Russia Lost the Case to Georgia, but...


Georgia is rejoicing at the recent big news, but the celebration might be a little premature. The grand chamber of the European Court of Human Rights (ECHR) ruled on January 31 in favor of Georgia against Russia. Good news, right? But Russia has no intention whatsoever of footing the bill: bad news! Based on the precepts of international law, Russia is legally obligated to transfer the court-imposed payment of $11.5 million to the Georgian government’s coffers for further compensation of damages suffered by the Georgian citizens who were massively, forcefully and unlawfully deported from Russia in 2006.

The expulsion of more than 1500 Georgians has served as one of the many reasons for the exacerbation of relations between the two countries right before the Russian-style blitzkrieg against her territorially beleaguered smaller neighbor. Notably, Europe’s universally respected top rights court made the final judgment based on the voting ratio of sixteen to one, that one being, unsurprisingly, the Russian judge.

Georgia filed the case against the Russian habitual belligerency and won the case, which is wonderful for us, and materially and morally devastating for the giant (which now finds itself totally flabbergasted and frustrated in the face of its international condemnation – how dare those conceited European phony justice-doers defy the authority of Russia and take the side of a nonentity like Georgia!)

Sorry, our dear former bros, but we have won the case and you have to deliver the dough before the deadline catches you napping. We also understand that it’s hard to face this obnoxious music, plus fairness of thought and logic of action go totally against your grain, but alas, sometimes you have to take reality as it is: unaltered, unaffected, untouched! This is not in your nature, we know this, but could you once, in your lifetime, take it easy and pay? The answer is no, we are aware of this too! Do you guys think the ECHR will ever make a wrong judgment and damage its good name by losing trust and face for this minor juridical effort? What is EUR 10 million for Russia after all? But Russia would not be Russia if she made the due payment in good time.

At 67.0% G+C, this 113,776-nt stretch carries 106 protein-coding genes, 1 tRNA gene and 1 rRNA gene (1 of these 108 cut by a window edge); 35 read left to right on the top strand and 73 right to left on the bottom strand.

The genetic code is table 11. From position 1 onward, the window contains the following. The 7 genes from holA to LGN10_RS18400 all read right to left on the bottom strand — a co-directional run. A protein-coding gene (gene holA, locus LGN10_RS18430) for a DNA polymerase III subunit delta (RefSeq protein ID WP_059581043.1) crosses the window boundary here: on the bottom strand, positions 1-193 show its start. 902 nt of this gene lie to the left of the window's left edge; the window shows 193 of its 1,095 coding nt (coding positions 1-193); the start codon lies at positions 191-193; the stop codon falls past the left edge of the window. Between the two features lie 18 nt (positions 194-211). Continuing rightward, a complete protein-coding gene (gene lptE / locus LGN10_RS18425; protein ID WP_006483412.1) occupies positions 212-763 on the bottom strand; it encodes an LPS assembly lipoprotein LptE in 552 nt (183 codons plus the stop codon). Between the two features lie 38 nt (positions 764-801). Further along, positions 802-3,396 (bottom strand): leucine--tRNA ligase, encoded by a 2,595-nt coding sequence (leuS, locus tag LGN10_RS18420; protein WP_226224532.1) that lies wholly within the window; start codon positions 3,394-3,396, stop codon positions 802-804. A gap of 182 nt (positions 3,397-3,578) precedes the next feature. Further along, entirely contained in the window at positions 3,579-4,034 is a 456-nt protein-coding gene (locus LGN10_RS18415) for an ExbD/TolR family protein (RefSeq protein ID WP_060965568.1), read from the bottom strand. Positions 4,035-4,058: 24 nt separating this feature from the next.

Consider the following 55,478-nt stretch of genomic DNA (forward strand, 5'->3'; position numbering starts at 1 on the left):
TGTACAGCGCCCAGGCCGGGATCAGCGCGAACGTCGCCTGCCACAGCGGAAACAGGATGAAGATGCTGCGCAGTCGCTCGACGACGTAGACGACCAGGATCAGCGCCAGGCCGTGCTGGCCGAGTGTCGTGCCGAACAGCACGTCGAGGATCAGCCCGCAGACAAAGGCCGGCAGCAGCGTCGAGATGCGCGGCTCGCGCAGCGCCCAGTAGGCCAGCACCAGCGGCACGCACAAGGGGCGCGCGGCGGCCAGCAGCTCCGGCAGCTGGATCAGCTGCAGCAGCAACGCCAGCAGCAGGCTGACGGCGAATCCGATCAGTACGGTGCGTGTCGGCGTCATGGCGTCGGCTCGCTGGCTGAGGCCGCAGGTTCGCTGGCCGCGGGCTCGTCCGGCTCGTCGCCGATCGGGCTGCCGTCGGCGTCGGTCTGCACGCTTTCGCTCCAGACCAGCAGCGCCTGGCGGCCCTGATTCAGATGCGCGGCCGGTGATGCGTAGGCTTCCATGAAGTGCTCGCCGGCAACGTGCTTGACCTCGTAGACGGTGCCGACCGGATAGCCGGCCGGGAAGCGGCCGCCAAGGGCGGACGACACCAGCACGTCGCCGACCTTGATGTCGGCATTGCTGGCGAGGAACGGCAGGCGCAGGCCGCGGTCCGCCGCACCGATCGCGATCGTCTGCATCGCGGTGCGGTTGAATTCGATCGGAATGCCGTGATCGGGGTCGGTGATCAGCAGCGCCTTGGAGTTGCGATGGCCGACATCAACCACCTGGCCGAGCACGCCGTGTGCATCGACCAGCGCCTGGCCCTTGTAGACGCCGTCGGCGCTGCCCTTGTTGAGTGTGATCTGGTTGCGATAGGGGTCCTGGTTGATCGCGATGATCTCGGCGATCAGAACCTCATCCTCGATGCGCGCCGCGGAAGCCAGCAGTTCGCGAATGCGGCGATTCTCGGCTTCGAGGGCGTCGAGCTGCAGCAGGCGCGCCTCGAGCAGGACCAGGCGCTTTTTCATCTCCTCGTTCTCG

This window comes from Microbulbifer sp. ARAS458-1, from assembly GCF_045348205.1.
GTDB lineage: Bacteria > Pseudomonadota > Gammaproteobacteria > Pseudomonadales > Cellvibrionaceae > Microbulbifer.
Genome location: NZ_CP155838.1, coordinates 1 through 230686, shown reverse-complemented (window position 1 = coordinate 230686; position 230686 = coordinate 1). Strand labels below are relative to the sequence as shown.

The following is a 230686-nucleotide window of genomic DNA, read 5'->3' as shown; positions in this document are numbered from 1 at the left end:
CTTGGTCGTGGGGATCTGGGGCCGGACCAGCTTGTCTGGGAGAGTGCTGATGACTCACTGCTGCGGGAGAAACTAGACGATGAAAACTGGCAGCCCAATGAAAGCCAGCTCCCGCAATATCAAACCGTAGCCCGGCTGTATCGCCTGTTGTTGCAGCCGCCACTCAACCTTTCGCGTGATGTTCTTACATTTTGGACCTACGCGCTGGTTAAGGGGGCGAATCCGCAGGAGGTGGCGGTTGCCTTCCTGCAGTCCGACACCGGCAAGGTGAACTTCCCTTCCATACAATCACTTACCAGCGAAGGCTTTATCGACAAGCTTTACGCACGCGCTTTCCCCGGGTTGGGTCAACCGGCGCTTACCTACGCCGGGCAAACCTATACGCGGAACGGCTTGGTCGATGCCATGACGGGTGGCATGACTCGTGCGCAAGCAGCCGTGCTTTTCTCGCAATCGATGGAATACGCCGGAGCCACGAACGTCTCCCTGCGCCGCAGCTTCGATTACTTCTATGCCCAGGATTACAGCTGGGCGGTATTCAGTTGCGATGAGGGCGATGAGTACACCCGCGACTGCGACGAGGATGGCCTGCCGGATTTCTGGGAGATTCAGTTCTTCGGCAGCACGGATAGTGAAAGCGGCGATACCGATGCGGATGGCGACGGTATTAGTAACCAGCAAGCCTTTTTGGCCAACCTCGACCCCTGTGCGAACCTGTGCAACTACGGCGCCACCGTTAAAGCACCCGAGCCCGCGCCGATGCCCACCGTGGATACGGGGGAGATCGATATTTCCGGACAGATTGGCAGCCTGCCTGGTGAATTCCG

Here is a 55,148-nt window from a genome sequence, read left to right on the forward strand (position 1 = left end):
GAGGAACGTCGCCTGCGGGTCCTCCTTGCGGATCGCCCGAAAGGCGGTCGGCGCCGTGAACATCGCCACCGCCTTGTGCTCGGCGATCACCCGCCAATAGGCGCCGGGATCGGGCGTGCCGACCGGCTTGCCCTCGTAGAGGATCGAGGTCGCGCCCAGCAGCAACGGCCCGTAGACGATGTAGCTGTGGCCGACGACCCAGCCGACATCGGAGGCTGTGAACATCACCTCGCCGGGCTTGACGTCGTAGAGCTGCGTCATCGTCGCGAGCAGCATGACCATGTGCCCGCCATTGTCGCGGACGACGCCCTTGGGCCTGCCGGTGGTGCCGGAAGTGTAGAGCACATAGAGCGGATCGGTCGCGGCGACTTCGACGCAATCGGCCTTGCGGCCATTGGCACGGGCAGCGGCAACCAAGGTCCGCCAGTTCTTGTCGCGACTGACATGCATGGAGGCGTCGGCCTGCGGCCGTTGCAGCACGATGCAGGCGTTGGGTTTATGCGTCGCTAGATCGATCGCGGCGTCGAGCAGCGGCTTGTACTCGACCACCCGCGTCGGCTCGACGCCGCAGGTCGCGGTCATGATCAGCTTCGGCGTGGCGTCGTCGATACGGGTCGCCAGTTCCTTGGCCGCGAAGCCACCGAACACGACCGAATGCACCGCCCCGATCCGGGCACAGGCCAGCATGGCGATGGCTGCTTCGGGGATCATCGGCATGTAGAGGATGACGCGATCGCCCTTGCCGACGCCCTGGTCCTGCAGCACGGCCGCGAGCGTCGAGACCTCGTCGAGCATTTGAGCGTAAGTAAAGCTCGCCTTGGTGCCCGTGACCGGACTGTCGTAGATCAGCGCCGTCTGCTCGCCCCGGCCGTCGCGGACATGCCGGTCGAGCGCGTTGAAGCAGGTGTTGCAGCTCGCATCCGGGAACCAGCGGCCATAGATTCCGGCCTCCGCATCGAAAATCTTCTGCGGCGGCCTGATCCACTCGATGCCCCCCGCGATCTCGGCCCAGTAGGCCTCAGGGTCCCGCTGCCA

Russia is now digging into every possible constitutional passage or other legal byway to either eschew the recently imposed unexpected fiscal burden or to at least delay the final triumph of the winning side. But they do not know that procrastination is only a thief of time. Gosh, Russia can’t take it easy and she feels like killing the joy. The presumption is that Russia will not pay a dime even if she knows that she cannot escape the nasty conviction. She would rather bend over backwards to make the payment of the terribly unsavory monetary penalty null and void. Noblesse Oblige, after all – who is Georgia, this tiny piece of nothing, to make Russia legally compelled to prop up its budget? Never!

On the other hand, one might well imagine that it is not only a question of prestige for Russia. Russia might well be so broke that the payment of a misery EUR 10 million has become too heavy for her. Poor old Russia! Hey Georgians, shall we forgive? This would only boost the famous Georgian generosity. Russia needs help. The Russian pockets are no longer as deep as they once were. The well-known natural resources seller is no longer making that much money, and on top of that, the recently reinstated arms race in the expectation of the newly invented cold war era might cripple Russia financially so much that not only will she not pay us the due recompense, but she might actually ask for help. Oh no, God, don’t do this to Russia, please because, based on our nature, we might not be able to refuse. There might be another trick up the Georgian sleeve though – how about trading our occupied territories to waive the debt?

By Nugzar B. Ruhadze

The ECHR. Source:

07 February 2019 17:08